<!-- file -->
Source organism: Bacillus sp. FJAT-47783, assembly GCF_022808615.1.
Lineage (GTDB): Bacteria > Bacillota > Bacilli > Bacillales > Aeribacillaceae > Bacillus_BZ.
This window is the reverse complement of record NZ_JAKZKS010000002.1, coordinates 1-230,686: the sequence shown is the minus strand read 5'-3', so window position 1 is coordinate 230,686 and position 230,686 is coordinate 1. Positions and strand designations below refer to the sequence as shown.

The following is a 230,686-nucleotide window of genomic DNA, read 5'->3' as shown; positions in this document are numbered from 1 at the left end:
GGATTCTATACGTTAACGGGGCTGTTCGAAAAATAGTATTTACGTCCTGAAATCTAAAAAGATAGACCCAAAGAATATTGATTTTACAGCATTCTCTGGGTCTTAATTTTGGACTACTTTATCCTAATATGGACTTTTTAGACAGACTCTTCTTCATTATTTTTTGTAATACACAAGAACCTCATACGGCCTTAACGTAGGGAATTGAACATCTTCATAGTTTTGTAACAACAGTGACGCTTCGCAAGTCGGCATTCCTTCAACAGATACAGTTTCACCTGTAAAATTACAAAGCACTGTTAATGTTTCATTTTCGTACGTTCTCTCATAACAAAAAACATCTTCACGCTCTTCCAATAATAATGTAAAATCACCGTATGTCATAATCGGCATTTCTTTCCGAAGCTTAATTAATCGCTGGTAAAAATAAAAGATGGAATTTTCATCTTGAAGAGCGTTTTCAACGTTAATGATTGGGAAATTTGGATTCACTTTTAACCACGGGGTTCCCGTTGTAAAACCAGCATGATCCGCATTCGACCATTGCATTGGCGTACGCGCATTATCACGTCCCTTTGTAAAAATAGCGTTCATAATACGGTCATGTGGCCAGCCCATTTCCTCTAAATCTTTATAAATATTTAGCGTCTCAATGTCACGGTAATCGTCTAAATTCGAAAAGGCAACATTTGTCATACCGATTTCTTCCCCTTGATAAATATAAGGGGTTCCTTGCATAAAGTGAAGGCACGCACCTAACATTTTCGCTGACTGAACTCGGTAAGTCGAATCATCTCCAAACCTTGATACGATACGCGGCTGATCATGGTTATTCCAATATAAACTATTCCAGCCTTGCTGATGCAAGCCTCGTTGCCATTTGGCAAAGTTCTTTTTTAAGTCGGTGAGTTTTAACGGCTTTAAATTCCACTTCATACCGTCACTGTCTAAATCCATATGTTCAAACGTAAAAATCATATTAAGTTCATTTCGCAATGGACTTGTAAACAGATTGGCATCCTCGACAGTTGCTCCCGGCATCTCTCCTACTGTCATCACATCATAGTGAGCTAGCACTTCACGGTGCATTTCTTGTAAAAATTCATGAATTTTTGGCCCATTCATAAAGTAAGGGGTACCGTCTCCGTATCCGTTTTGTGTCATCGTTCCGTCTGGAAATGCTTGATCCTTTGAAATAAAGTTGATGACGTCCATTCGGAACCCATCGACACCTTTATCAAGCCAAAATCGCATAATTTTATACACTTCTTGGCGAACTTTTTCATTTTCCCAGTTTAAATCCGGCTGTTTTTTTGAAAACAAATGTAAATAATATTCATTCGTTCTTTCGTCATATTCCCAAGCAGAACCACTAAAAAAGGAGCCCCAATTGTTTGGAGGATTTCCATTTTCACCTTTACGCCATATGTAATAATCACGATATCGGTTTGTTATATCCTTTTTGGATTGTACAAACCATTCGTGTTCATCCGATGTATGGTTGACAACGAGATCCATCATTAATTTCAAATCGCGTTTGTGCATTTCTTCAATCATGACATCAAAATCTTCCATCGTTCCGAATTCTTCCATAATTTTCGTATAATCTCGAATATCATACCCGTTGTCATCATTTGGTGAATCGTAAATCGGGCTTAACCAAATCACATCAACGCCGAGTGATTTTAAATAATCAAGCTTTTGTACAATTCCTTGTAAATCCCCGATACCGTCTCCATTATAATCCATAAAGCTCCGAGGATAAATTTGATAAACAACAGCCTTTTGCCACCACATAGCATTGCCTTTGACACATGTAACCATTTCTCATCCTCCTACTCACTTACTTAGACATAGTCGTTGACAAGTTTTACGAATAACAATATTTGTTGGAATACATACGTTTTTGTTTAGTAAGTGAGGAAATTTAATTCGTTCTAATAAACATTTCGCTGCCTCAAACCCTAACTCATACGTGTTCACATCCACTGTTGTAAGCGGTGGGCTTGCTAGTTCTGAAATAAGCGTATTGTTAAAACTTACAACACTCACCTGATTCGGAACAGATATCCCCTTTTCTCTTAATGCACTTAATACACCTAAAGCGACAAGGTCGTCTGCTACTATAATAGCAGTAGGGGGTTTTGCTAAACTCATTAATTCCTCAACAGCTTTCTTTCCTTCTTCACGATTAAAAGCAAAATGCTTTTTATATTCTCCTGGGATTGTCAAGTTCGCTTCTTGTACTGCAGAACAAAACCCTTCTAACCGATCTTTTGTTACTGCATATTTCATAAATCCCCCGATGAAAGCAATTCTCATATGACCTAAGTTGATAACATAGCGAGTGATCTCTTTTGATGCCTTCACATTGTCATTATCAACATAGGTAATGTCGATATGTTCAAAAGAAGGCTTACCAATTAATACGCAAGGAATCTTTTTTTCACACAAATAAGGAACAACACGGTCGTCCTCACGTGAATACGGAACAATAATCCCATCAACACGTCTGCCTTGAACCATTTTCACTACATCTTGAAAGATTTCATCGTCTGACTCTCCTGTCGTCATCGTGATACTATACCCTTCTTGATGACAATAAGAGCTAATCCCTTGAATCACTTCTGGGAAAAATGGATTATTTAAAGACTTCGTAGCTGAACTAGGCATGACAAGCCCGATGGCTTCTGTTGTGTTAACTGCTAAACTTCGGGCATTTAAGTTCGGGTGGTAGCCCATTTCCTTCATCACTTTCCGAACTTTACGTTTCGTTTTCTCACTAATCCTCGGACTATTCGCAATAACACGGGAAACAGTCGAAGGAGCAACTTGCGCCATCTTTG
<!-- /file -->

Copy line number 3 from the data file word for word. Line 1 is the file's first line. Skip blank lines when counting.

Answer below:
This window is the reverse complement of record NZ_JAKZKS010000002.1, coordinates 1-230,686: the sequence shown is the minus strand read 5'-3', so window position 1 is coordinate 230,686 and position 230,686 is coordinate 1. Positions and strand designations below refer to the sequence as shown.